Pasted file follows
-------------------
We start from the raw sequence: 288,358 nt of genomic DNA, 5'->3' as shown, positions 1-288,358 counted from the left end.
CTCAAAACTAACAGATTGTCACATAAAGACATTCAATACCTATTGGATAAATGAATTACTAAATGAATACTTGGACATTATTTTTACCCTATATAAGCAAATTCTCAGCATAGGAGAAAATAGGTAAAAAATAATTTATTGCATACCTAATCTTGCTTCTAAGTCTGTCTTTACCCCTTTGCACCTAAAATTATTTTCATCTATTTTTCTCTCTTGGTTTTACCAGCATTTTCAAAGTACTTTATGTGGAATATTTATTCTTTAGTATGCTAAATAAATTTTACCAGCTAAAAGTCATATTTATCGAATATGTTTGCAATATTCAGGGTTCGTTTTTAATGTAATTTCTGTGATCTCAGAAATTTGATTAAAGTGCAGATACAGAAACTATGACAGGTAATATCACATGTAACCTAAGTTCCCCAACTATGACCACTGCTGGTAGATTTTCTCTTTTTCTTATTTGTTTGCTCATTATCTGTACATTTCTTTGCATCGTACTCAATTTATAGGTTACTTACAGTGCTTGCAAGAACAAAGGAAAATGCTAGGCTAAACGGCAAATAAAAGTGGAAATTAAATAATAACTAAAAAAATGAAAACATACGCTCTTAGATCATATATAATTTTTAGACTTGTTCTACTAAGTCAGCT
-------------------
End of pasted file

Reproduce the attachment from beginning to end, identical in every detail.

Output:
We start from the raw sequence: 288,358 nt of genomic DNA, 5'->3' as shown, positions 1-288,358 counted from the left end.
CTCAAAACTAACAGATTGTCACATAAAGACATTCAATACCTATTGGATAAATGAATTACTAAATGAATACTTGGACATTATTTTTACCCTATATAAGCAAATTCTCAGCATAGGAGAAAATAGGTAAAAAATAATTTATTGCATACCTAATCTTGCTTCTAAGTCTGTCTTTACCCCTTTGCACCTAAAATTATTTTCATCTATTTTTCTCTCTTGGTTTTACCAGCATTTTCAAAGTACTTTATGTGGAATATTTATTCTTTAGTATGCTAAATAAATTTTACCAGCTAAAAGTCATATTTATCGAATATGTTTGCAATATTCAGGGTTCGTTTTTAATGTAATTTCTGTGATCTCAGAAATTTGATTAAAGTGCAGATACAGAAACTATGACAGGTAATATCACATGTAACCTAAGTTCCCCAACTATGACCACTGCTGGTAGATTTTCTCTTTTTCTTATTTGTTTGCTCATTATCTGTACATTTCTTTGCATCGTACTCAATTTATAGGTTACTTACAGTGCTTGCAAGAACAAAGGAAAATGCTAGGCTAAACGGCAAATAAAAGTGGAAATTAAATAATAACTAAAAAAATGAAAACATACGCTCTTAGATCATATATAATTTTTAGACTTGTTCTACTAAGTCAGCT